In This Article Expand or collapse the "in this article" section Nathaniel Hawthorne

  • Introduction
  • General Overviews
  • Primary Texts
  • Reception
  • Themes
  • Hawthorne as Subject and Artist
  • Race, Politics, and Culture
  • The Scarlet Letter
  • Film and Theater

American Literature Nathaniel Hawthorne
Michael Martin, Samuel Coale
  • LAST REVIEWED: 28 August 2019
  • LAST MODIFIED: 28 August 2019
  • DOI: 10.1093/obo/9780199827251-0096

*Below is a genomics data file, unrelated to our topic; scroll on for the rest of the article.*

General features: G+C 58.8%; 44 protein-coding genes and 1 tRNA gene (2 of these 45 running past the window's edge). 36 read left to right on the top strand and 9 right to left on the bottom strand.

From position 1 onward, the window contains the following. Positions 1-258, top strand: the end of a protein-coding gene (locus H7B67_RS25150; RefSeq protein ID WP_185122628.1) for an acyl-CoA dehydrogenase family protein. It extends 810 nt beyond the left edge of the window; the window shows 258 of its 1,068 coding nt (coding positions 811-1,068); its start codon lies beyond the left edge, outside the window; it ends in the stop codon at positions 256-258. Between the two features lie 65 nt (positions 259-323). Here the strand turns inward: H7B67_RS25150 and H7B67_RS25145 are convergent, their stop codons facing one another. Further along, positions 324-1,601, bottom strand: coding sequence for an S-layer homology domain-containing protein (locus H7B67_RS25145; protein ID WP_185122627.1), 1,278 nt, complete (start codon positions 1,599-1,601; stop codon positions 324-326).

Unlike Dickinson, Melville, and Thoreau, who are now viewed as classic American authors, Nathaniel Hawthorne and his work were never completely ignored by the public and various critics. Hawthorne (b. 1804–d. 1864)—was born Nathaniel Hathorne in Salem, Massachusetts, and came from a long line of farmers and sailors. His most notorious ancestor was John Hathorne, a judge at the Salem witch trials in 1692, which helps explain his constant struggle with the Calvinistic sense of determinism and tragic fate in his fiction. He married Sophia Peabody in 1842 and sought and accepted political appointments to the custom house in Boston and Salem and finally as consul to Liverpool, England, as a result of his campaign biography of President Franklin Pierce, a fellow Bowdoin graduate. He spent a twelve-year apprenticeship in his mother’s family’s home (1825–1837)—his father died when he was four—writing short stories, sketches, and essays, which led to his romantic legend as a hermit and recluse. Success came with The Scarlet Letter in 1850 and went on to include The House of the Seven Gables (1851), The Blithedale Romance (1852), and The Marble Faun (1860) as well as collections of his short fiction and Our Old Home (1863). Early on, critics wrestled with the relationship between his genteel style and his “morbid” subjects, biographers creating either a very pragmatic Hawthorne or a reclusive ghost. The New Critics delved into the psychological and proto-theological themes in his work and trumpeted his use of contradiction, paradox, and the polarized perspectives of his characters, thus concentrating on such tales as “The Minister’s Black Veil” and “My Kinsman, Major Molineux” at the expense of the popular ones in his lifetime, such as “Little Annie’s Ramble,” “A Rill from the Town Pump,” and “Sunday at Home.” Friends such as Elizabeth Peabody and Henry Wadsworth Longfellow consistently praised his work, as did other writers such as Edgar Allan Poe (at first he praised and then disparaged it as too allegorical and thin) and Herman Melville. Criticism has always emphasized the dualisms in his work—good and evil, men and women, and Puritanism and romanticism—as well as his often contradictory responses to such historical issues as the Civil War, abolitionism, feminism, and the delicate political compromises, which upheld the status quo between North and South, of the 1850s. After his four-year stint in Liverpool, he traveled extensively in Italy and returned to Concord, Massachusetts, in 1860.